Ultimately, his art is driven by both public and private motivations.
“When I am doing a request or commission, it is more of a public act. I have done many requests involving fetishes that do nothing for me, so I cannot view those as private. Pictures that are my own are more private… I do them to please me. Yes, I may think about my fans when I am doing them, but ultimately, they are for me.”
However, he sees the act of posting to anywhere as inherently public. “Creating my own art (not requests or commissions) is a private act, but posting them is public. I have some work that I have not posted, and I will not post. These are for me and me alone.”
Like the art appreciator, the erotic artist operates in a private and public way. Their subject matter appeals to the private desires of people, yet it’s put onto the public web. Furthermore, the artist may create erotic art for private purposes — because they think something is yummy and want to bring more of it into the world — or for public purposes — for an erotic art contest, for a commission, whatever.
Given the amount of amateur erotic art out there, money can’t be the only factor. It’s likely a mix of both private and public motivations. But with no erotic art in my portfolio, I can’t speak to the reasons for it. But there are others who can.
Private need is the thirst that must be quenched in the beginning, when we are amateurs learning to inspire others.
Searching the ‘Recently Uploaded’ page of Deviantart, I found dozens of artists creating wonderful and strange erotic pieces. I searched terms like impregnation, breast expansion, yiff, giantess, or fetish and found many more creators who specialize in certain kinds of erotic art. Surely, after all the time and energy put into producing galleries full of erotic art, these artists understand what it means to create art that results in private pleasure despite its public place.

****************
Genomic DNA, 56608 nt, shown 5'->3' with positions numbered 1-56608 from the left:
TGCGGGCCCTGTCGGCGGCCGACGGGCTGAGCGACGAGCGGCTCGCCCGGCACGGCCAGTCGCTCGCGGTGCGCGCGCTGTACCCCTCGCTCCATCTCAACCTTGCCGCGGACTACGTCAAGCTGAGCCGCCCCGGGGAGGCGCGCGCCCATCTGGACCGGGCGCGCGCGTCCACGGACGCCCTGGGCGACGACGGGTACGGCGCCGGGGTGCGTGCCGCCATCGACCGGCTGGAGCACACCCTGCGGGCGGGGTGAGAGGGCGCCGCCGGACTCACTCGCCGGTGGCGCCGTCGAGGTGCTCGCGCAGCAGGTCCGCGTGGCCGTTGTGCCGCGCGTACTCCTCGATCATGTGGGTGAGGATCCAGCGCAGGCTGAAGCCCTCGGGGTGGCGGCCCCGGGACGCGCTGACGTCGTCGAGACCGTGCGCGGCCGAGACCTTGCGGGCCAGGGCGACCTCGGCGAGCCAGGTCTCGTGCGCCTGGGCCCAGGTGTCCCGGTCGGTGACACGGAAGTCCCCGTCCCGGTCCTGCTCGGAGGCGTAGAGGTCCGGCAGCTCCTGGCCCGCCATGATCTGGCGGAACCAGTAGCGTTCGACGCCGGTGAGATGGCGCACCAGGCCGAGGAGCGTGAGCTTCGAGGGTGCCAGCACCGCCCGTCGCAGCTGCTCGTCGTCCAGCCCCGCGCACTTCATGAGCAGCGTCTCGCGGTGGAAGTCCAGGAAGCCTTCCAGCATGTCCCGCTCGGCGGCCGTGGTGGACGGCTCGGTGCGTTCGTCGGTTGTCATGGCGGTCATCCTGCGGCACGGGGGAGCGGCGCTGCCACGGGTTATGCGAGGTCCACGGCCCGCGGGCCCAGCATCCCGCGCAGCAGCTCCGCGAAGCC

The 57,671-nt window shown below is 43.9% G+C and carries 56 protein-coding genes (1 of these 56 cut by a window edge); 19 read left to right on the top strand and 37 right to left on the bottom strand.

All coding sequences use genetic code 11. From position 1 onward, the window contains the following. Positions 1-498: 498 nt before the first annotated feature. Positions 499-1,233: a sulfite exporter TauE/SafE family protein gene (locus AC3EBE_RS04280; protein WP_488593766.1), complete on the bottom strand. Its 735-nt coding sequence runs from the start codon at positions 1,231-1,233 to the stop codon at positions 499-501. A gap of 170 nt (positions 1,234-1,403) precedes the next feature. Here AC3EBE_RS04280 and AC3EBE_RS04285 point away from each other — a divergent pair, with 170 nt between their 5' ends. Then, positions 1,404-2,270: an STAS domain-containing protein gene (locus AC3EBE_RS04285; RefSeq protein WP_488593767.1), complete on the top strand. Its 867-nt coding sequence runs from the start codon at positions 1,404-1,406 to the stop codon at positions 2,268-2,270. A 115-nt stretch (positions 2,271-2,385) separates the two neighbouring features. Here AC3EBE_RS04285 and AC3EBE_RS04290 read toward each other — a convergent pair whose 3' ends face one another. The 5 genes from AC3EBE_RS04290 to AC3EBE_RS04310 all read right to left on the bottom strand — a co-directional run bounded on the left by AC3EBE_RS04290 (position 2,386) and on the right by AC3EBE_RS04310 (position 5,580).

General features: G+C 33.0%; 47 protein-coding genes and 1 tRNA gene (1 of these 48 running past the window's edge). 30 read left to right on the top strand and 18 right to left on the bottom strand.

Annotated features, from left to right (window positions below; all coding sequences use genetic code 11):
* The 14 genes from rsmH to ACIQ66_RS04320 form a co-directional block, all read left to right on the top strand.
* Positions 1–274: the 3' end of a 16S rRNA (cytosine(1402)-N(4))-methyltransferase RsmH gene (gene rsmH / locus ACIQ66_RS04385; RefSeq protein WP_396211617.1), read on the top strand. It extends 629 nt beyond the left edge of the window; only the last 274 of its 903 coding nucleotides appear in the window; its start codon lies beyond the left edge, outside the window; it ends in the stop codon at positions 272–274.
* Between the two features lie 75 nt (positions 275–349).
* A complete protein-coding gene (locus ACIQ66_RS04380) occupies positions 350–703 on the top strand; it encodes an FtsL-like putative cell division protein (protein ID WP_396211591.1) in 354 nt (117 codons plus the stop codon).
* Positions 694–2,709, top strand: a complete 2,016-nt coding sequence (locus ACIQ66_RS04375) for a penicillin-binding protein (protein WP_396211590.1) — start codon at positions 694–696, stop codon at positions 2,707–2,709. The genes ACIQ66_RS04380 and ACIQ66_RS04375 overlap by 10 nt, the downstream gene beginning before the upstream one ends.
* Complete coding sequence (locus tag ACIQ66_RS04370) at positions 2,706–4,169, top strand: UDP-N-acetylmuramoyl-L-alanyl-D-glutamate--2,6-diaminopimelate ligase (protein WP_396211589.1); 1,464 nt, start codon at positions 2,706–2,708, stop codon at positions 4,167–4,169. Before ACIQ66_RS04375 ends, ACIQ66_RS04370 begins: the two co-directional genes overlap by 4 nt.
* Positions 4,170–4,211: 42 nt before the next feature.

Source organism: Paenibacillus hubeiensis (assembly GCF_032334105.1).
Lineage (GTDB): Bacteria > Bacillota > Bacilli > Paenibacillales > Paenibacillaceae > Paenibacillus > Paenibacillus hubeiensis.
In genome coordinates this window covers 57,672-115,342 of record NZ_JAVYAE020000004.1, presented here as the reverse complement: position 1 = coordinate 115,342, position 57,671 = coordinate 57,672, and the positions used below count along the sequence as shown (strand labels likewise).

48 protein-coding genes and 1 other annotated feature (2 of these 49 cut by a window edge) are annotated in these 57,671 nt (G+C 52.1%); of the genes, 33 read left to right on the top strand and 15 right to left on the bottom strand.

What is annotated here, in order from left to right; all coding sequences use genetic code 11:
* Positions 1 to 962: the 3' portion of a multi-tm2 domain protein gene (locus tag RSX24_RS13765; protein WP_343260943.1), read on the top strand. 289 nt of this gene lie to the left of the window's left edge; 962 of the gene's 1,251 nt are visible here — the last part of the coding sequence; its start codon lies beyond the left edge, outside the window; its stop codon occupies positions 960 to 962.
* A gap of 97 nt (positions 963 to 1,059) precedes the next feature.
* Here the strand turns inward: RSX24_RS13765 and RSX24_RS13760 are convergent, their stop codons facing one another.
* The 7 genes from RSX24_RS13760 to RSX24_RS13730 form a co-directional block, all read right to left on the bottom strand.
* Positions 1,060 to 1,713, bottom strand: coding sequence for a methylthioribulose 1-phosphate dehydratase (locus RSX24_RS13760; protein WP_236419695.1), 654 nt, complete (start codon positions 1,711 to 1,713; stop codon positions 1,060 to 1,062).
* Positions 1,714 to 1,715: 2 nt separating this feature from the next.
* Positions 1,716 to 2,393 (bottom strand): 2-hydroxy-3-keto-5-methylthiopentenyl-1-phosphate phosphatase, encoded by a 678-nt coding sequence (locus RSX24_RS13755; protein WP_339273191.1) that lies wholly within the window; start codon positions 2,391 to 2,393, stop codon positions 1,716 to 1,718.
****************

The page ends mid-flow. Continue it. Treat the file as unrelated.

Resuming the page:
Link to their work here (NSFW): http://black-rayal.deviantart.com/
Richie is a man in his 20s with a talent for drawing sexy video game girls. His drawings feature soft, beautiful, feminine women painted with detail and care to showcase their generous curves. Some of his works feature wedgies and diapers and all fall into the “Rule 34” category.
Although Richie began drawing erotic art for fun, he sees it now as a serious option for a job.
“I create erotica because it’s kinda all that I’ve got. At first, I drew smut for fun, but as you get older well… the appeal of pornography kinda dies out as you have real relationships and experiences… Art is all I’ve got now, so I’m desperately trying to make all the hours and cash that I’ve invested in it pay off.”
Richie sees his DeviantArt posting as a largely private act, given the maturity filters and sexual content constraints of the website. I interpret this to mean that his posts are only exposed to a community of people rather than the world at large. Those communities can be unique social places, too. “I have met some amazing people in the communities that I’ve joined and participated in… and also some of the worst people I’ve ever met. It’s a real mixed bag. My interaction with the people that I’ve met here changed my life completely.”
After browsing countless galleries of erotic, fetish, and specialty art and chatting with the people who make it, I think I have begun to understand why they do what they do. As with all art, to draw erotic art, even non-professional, fetish erotic art, is for both the artist and the consumer. The motivation to create can come from within or from outside and the sexual nature of the art is largely unimportant to that, all things considered.
Yes, people keep separate their erotic art lives and their public ones. But to create from a place of sexual pleasure is not all that different from creating from a place of appreciation for beauty, or inspiration gleaned from TV shows, games, or the natural world.
For an artist, to create is to craft, to struggle, to celebrate, and to appreciate. Private need is the thirst that must be quenched in the beginning, when we are amateurs learning to inspire others. With time, talent, and luck, our work migrates to the public spheres, where motivations become more complex — but to differentiate erotic from non-erotic art in that process is to say nothing at all.